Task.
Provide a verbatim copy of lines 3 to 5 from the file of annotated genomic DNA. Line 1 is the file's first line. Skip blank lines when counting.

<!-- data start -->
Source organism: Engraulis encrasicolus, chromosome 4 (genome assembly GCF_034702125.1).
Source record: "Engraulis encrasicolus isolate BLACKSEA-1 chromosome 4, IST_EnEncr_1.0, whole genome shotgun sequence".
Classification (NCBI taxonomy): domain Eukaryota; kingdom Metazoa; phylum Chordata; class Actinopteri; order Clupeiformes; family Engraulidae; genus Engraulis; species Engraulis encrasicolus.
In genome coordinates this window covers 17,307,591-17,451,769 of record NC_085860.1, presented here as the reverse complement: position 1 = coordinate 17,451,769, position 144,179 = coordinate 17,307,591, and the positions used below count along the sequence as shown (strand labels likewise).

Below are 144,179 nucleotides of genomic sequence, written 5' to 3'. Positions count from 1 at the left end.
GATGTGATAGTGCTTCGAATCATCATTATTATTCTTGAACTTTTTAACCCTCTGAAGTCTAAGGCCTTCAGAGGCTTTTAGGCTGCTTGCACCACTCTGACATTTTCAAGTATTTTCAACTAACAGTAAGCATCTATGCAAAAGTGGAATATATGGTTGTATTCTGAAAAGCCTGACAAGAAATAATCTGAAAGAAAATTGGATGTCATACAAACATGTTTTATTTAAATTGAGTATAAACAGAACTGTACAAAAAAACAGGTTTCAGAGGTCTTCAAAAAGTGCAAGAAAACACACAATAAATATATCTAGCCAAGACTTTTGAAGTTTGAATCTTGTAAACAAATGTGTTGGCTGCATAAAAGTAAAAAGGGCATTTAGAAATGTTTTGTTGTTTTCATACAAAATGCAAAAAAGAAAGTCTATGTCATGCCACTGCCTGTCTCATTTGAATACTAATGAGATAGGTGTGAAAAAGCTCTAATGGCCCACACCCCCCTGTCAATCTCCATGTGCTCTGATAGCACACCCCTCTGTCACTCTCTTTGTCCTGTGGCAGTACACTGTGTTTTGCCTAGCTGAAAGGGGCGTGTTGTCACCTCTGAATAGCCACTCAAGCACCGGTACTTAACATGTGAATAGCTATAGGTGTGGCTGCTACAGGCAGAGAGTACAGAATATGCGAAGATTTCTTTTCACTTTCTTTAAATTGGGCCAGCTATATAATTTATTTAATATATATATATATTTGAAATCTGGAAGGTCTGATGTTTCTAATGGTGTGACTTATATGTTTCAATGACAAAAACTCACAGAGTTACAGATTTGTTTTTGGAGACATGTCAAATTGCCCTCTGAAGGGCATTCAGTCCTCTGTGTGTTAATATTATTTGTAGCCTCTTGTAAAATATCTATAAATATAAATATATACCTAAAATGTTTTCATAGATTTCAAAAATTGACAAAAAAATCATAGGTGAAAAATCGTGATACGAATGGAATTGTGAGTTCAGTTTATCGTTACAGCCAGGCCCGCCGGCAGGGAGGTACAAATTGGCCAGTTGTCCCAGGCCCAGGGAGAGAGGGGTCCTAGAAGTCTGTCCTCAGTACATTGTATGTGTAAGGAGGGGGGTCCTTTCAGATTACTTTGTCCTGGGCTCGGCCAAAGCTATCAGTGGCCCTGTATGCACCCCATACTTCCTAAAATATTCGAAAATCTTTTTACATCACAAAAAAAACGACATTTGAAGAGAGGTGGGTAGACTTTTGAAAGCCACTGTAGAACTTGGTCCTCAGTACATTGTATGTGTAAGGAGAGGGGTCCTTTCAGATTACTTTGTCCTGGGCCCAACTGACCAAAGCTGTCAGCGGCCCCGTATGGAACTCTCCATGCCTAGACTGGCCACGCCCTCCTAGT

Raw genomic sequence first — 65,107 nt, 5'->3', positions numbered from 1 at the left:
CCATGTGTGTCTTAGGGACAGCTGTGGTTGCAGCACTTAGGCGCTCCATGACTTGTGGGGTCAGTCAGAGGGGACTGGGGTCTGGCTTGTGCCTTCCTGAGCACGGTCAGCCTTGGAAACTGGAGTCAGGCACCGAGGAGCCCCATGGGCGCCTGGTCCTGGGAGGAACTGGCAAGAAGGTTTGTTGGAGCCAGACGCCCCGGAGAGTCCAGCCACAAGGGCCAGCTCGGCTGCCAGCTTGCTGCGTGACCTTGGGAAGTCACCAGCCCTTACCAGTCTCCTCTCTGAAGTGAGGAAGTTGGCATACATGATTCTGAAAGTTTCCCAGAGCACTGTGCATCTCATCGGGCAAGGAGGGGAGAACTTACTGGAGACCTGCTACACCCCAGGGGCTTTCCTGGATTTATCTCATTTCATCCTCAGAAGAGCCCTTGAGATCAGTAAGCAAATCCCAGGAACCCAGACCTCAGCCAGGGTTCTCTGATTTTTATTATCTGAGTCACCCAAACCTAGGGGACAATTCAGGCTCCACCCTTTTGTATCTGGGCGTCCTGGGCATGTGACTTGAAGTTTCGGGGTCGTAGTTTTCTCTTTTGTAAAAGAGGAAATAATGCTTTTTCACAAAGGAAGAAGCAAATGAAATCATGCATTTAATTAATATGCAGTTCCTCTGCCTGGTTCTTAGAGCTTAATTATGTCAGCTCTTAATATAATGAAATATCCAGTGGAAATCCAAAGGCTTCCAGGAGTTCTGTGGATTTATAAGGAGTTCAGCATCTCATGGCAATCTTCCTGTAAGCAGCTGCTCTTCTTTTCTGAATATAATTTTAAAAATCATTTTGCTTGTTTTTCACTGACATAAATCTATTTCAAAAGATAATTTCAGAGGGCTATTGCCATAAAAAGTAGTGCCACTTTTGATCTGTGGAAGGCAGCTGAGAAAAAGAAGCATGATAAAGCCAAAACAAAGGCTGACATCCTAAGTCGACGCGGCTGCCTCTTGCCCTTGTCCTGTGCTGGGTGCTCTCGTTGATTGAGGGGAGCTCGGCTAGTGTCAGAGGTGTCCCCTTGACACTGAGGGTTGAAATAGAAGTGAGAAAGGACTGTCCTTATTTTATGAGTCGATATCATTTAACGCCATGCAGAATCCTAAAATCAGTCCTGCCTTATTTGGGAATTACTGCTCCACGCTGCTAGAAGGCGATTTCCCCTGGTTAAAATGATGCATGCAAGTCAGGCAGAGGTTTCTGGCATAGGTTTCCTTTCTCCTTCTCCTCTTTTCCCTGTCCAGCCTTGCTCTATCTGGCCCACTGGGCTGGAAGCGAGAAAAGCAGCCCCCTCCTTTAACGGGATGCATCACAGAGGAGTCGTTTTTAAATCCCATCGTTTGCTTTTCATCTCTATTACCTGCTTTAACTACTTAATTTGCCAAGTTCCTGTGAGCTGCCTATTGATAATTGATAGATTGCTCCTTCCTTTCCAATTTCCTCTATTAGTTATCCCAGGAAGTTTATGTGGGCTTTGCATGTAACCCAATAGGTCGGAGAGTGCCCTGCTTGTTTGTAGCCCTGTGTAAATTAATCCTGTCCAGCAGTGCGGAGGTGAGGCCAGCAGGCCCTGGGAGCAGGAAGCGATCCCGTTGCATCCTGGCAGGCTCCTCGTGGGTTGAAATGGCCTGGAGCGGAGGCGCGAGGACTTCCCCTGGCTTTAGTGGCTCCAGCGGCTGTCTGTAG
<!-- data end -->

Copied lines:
Classification (NCBI taxonomy): domain Eukaryota; kingdom Metazoa; phylum Chordata; class Actinopteri; order Clupeiformes; family Engraulidae; genus Engraulis; species Engraulis encrasicolus.
In genome coordinates this window covers 17,307,591-17,451,769 of record NC_085860.1, presented here as the reverse complement: position 1 = coordinate 17,451,769, position 144,179 = coordinate 17,307,591, and the positions used below count along the sequence as shown (strand labels likewise).

Below are 144,179 nucleotides of genomic sequence, written 5' to 3'. Positions count from 1 at the left end.